By this stage I'm already tempted by the idea of simply letting Tom roll on. There'd be lots of laughs along the way. But this is supposed to be a relatively serious business - it's for New Humanist for God's sake - so I spike his guns by pointing out to him that his rollicking scabrous stories of youthful Catholicism are a little difficult to reconcile with the hard historical fact that he decided at the age of 15 to go into a monastery and ended up staying there for five long years. Why did he go there in the first place?
He's ready for this one as well. "I went because there wasn't much room for me at home. The house was a bit crowded. No, seriously." For a second he considers another trope and then relents. "Well, I think I'd never really recovered from failing the 11 plus. It was a terrible blow to me. For boys in Liverpool the only way out was through an education. Ordinary boys went to work on the docks or became waiters at the Adelphi or joined the Merchant Navy. So, the only alternative for me was to do something heroic. Make a grand gesture, like joining the Foreign Legion or the SAS. Joining a religious order was like that. Not only were your parents willing to give you away, but it actually gave them some kudos in the parish. 'See that woman there. She has two daughters who are Poor Clares' or 'She has a son who is a priest.'"
But how did he manage to stick it for five years?
There must have been something that was philosophically appealing about it.
"It was annihilatingly boring. But that was never a reason for leaving. You see, they had the answer to everything. If you said you were bored then they would say: 'Look, anyone can cope with ecstasy, but the real question is how do you cope with boredom. When you feel bored or when you feel that you are in the wrong place then you know that God is testing you. Think about St John of the Cross, think about the great mystics, think of St Teresa of Avila. Remember her? She often used to feel alone and depressed. Remember how she used to cry out. "Where are you, Jesus. Where are you?"' They always had an answer. It's terrible really. I mean, just think of all those poor brides of Christ, all dying of loneliness and starving for affection and being told that God was only testing them."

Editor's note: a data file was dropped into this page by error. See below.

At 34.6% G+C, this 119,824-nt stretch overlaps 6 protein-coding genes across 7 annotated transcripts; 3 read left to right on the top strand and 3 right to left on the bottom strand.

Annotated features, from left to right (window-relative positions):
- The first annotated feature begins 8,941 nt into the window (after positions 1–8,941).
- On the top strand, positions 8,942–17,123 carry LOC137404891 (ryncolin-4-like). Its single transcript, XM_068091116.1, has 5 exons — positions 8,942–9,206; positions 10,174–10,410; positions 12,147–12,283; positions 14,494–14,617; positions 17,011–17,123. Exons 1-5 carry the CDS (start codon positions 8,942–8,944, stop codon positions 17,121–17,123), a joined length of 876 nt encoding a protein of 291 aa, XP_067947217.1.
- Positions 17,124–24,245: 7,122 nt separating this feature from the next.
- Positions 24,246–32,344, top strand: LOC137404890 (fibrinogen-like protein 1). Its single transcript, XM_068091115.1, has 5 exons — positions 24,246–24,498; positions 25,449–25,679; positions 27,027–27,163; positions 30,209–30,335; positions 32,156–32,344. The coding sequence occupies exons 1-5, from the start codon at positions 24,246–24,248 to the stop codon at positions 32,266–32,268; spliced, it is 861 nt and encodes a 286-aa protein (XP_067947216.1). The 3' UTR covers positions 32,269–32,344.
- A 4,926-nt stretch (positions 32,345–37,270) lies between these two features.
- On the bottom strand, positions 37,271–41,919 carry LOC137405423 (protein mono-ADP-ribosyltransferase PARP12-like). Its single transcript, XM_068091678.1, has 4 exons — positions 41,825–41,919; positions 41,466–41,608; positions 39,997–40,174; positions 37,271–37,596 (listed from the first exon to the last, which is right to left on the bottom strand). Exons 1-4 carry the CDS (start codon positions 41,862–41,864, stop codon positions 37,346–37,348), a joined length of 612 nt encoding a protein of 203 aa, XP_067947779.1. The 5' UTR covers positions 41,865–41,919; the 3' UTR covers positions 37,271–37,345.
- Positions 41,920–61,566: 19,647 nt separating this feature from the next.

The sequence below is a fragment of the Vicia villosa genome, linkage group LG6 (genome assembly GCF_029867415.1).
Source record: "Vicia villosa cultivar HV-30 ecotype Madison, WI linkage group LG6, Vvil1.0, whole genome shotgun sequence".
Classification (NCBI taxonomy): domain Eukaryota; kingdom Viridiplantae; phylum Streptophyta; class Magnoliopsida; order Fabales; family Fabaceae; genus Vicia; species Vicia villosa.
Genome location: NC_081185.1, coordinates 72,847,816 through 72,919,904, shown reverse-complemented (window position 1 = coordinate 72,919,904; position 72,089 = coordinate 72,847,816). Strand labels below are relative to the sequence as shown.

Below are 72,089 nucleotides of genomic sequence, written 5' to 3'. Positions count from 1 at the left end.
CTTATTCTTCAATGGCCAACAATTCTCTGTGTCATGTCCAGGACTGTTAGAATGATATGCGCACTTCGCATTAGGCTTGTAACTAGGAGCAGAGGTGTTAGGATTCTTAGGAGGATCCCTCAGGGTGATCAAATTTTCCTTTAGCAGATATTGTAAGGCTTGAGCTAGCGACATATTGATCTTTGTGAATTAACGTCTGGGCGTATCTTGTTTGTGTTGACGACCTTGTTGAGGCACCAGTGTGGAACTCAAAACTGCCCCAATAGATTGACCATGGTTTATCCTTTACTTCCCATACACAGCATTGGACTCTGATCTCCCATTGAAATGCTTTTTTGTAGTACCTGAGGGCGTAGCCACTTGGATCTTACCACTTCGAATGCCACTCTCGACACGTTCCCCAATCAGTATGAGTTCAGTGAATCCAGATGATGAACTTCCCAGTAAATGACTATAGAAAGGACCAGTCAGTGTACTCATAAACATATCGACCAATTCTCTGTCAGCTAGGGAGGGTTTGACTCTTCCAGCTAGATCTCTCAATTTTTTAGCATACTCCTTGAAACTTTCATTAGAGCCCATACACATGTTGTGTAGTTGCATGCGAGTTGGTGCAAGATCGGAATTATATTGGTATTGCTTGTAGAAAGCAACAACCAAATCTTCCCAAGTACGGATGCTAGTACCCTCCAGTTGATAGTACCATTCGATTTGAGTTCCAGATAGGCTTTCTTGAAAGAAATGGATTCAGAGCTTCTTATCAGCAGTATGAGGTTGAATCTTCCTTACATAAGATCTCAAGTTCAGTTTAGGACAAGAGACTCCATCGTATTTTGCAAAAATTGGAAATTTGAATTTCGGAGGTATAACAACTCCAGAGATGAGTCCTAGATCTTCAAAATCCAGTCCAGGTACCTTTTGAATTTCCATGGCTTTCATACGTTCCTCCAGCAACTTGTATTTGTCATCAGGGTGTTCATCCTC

People may not now recognise Tom's face as readily as they did in the days when he was playing Doctor Who, but they certainly know his voice. They know it from a thousand commercial voice-overs as well as from the spot-on impression of him in Radio 4's Dead Ringers. But most of all they know it from the huge television hit, Little Britain, where it serves as a surrealist introduction to the wonderfully grotesque sketches. I'm talking to him at a relatively isolated table but the sound of his voice has already caught the attention of several customers and I know that it will only be a minute before he'll be busy signing paper napkins.